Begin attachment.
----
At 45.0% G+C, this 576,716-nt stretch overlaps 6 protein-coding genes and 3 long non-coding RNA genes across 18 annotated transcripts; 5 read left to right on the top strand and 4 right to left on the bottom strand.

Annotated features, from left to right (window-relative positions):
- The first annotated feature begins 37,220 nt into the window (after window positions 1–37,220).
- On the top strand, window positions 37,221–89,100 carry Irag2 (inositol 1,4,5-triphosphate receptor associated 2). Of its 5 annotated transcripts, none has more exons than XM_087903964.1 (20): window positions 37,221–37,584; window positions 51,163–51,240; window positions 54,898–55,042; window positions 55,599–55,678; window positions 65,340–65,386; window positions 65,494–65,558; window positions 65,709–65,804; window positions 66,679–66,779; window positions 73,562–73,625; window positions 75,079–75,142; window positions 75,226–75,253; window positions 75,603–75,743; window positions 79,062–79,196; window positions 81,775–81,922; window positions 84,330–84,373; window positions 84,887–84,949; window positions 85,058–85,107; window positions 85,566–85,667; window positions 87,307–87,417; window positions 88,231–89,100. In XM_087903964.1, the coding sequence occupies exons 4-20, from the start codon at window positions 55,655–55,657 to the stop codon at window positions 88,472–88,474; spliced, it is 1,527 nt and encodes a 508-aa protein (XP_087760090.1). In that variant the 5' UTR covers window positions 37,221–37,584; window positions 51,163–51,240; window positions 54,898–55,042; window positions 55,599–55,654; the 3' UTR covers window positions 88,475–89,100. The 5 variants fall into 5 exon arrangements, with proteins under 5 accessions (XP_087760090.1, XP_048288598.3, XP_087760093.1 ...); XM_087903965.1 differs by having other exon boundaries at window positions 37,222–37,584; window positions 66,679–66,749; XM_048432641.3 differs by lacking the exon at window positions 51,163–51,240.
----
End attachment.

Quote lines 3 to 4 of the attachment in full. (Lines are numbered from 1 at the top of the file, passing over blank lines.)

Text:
- The first annotated feature begins 37,220 nt into the window (after window positions 1–37,220).
- On the top strand, window positions 37,221–89,100 carry Irag2 (inositol 1,4,5-triphosphate receptor associated 2). Of its 5 annotated transcripts, none has more exons than XM_087903964.1 (20): window positions 37,221–37,584; window positions 51,163–51,240; window positions 54,898–55,042; window positions 55,599–55,678; window positions 65,340–65,386; window positions 65,494–65,558; window positions 65,709–65,804; window positions 66,679–66,779; window positions 73,562–73,625; window positions 75,079–75,142; window positions 75,226–75,253; window positions 75,603–75,743; window positions 79,062–79,196; window positions 81,775–81,922; window positions 84,330–84,373; window positions 84,887–84,949; window positions 85,058–85,107; window positions 85,566–85,667; window positions 87,307–87,417; window positions 88,231–89,100. In XM_087903964.1, the coding sequence occupies exons 4-20, from the start codon at window positions 55,655–55,657 to the stop codon at window positions 88,472–88,474; spliced, it is 1,527 nt and encodes a 508-aa protein (XP_087760090.1). In that variant the 5' UTR covers window positions 37,221–37,584; window positions 51,163–51,240; window positions 54,898–55,042; window positions 55,599–55,654; the 3' UTR covers window positions 88,475–89,100. The 5 variants fall into 5 exon arrangements, with proteins under 5 accessions (XP_087760090.1, XP_048288598.3, XP_087760093.1 ...); XM_087903965.1 differs by having other exon boundaries at window positions 37,222–37,584; window positions 66,679–66,749; XM_048432641.3 differs by lacking the exon at window positions 51,163–51,240.